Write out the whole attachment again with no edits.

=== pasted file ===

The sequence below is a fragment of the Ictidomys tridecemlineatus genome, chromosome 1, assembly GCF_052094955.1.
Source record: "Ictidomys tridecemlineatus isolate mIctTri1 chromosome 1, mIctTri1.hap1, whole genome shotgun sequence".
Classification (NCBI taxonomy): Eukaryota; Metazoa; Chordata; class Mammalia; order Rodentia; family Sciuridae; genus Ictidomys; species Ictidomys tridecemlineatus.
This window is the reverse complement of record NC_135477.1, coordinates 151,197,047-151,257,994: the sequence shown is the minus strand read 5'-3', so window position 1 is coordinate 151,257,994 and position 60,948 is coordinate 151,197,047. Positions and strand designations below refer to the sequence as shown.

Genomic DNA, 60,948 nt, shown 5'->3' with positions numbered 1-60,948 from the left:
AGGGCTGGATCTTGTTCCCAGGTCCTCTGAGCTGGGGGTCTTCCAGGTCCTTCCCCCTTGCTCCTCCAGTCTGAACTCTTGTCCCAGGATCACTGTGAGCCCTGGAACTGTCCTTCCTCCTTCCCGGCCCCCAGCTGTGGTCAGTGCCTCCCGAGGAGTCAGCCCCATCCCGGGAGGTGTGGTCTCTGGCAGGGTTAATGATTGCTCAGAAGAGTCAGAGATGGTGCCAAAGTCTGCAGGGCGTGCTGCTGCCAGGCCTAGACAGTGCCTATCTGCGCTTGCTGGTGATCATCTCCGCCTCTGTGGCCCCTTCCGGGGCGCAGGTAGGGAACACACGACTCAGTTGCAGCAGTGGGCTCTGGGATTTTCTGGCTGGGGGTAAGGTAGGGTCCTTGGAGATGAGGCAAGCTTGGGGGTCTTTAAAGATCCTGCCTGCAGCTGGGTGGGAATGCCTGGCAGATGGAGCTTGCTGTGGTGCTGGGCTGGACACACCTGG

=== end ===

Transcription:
The sequence below is a fragment of the Ictidomys tridecemlineatus genome, chromosome 1, assembly GCF_052094955.1.
Source record: "Ictidomys tridecemlineatus isolate mIctTri1 chromosome 1, mIctTri1.hap1, whole genome shotgun sequence".
Classification (NCBI taxonomy): Eukaryota; Metazoa; Chordata; class Mammalia; order Rodentia; family Sciuridae; genus Ictidomys; species Ictidomys tridecemlineatus.
This window is the reverse complement of record NC_135477.1, coordinates 151,197,047-151,257,994: the sequence shown is the minus strand read 5'-3', so window position 1 is coordinate 151,257,994 and position 60,948 is coordinate 151,197,047. Positions and strand designations below refer to the sequence as shown.

Genomic DNA, 60,948 nt, shown 5'->3' with positions numbered 1-60,948 from the left:
AGGGCTGGATCTTGTTCCCAGGTCCTCTGAGCTGGGGGTCTTCCAGGTCCTTCCCCCTTGCTCCTCCAGTCTGAACTCTTGTCCCAGGATCACTGTGAGCCCTGGAACTGTCCTTCCTCCTTCCCGGCCCCCAGCTGTGGTCAGTGCCTCCCGAGGAGTCAGCCCCATCCCGGGAGGTGTGGTCTCTGGCAGGGTTAATGATTGCTCAGAAGAGTCAGAGATGGTGCCAAAGTCTGCAGGGCGTGCTGCTGCCAGGCCTAGACAGTGCCTATCTGCGCTTGCTGGTGATCATCTCCGCCTCTGTGGCCCCTTCCGGGGCGCAGGTAGGGAACACACGACTCAGTTGCAGCAGTGGGCTCTGGGATTTTCTGGCTGGGGGTAAGGTAGGGTCCTTGGAGATGAGGCAAGCTTGGGGGTCTTTAAAGATCCTGCCTGCAGCTGGGTGGGAATGCCTGGCAGATGGAGCTTGCTGTGGTGCTGGGCTGGACACACCTGG